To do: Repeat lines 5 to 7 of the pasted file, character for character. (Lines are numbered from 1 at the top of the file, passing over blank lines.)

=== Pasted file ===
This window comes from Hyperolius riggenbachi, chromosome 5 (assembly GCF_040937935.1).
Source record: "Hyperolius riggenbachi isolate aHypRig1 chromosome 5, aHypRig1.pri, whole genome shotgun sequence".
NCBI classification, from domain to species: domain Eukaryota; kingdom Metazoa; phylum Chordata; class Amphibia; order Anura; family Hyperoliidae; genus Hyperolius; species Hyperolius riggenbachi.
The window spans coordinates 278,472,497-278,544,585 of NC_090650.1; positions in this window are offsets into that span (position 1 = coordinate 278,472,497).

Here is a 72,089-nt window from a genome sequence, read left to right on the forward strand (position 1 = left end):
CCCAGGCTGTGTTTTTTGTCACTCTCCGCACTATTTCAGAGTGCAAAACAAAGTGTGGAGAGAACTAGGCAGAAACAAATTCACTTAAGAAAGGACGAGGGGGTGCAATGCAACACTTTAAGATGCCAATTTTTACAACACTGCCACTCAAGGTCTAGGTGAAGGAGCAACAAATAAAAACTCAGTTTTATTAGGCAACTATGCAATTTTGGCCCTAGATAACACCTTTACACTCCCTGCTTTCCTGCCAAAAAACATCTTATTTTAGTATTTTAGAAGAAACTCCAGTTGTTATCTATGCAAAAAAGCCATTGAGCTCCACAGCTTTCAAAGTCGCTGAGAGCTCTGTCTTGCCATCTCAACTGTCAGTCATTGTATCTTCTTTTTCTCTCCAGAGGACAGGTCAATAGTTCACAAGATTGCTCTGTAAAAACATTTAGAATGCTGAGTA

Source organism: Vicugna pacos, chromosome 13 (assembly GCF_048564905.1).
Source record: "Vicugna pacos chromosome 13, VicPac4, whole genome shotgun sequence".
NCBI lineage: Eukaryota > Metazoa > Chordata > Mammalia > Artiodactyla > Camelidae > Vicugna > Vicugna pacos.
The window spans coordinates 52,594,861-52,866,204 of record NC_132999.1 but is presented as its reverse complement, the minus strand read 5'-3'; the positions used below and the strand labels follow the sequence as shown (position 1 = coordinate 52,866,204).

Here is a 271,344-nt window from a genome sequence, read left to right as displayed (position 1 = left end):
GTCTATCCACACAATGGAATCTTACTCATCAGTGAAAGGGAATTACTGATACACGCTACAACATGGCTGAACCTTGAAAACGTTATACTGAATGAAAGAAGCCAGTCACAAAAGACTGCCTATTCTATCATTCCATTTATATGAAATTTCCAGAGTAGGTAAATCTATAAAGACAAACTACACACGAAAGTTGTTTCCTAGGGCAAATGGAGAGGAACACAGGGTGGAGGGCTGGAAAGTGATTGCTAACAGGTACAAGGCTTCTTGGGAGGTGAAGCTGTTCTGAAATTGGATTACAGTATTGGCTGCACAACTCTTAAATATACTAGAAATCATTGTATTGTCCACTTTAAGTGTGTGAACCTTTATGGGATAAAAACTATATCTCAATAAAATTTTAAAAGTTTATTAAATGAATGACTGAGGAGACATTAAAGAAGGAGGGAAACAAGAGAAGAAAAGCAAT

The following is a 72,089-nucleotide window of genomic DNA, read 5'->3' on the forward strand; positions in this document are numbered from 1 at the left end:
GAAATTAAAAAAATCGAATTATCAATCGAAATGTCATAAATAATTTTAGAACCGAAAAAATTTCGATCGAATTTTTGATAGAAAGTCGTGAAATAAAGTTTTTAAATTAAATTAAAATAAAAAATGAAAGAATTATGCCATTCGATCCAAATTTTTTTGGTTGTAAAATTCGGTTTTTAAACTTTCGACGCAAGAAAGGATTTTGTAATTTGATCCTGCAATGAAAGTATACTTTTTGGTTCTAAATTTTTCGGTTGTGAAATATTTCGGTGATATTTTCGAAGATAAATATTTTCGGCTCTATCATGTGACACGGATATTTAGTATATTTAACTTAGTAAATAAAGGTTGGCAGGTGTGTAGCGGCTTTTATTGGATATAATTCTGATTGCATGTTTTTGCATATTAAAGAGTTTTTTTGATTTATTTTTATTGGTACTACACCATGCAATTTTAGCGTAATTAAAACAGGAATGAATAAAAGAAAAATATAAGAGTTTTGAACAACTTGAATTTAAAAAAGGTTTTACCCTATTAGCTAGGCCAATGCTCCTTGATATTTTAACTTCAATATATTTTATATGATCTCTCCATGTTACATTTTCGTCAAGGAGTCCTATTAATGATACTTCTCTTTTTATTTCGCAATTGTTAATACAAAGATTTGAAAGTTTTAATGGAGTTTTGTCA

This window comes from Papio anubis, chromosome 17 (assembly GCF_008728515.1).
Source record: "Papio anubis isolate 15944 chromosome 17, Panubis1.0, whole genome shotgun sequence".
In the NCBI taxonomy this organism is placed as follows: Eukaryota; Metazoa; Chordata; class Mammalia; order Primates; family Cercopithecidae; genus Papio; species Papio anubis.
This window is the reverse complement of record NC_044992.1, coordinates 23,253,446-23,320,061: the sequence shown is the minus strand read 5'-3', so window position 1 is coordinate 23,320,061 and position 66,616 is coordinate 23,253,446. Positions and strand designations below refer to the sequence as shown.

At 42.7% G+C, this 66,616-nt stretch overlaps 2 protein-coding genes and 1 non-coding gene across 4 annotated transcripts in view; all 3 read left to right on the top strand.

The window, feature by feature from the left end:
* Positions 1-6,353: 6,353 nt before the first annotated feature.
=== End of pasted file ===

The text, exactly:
Here is a 72,089-nt window from a genome sequence, read left to right on the forward strand (position 1 = left end):
CCCAGGCTGTGTTTTTTGTCACTCTCCGCACTATTTCAGAGTGCAAAACAAAGTGTGGAGAGAACTAGGCAGAAACAAATTCACTTAAGAAAGGACGAGGGGGTGCAATGCAACACTTTAAGATGCCAATTTTTACAACACTGCCACTCAAGGTCTAGGTGAAGGAGCAACAAATAAAAACTCAGTTTTATTAGGCAACTATGCAATTTTGGCCCTAGATAACACCTTTACACTCCCTGCTTTCCTGCCAAAAAACATCTTATTTTAGTATTTTAGAAGAAACTCCAGTTGTTATCTATGCAAAAAAGCCATTGAGCTCCACAGCTTTCAAAGTCGCTGAGAGCTCTGTCTTGCCATCTCAACTGTCAGTCATTGTATCTTCTTTTTCTCTCCAGAGGACAGGTCAATAGTTCACAAGATTGCTCTGTAAAAACATTTAGAATGCTGAGTA

Source organism: Vicugna pacos, chromosome 13 (assembly GCF_048564905.1).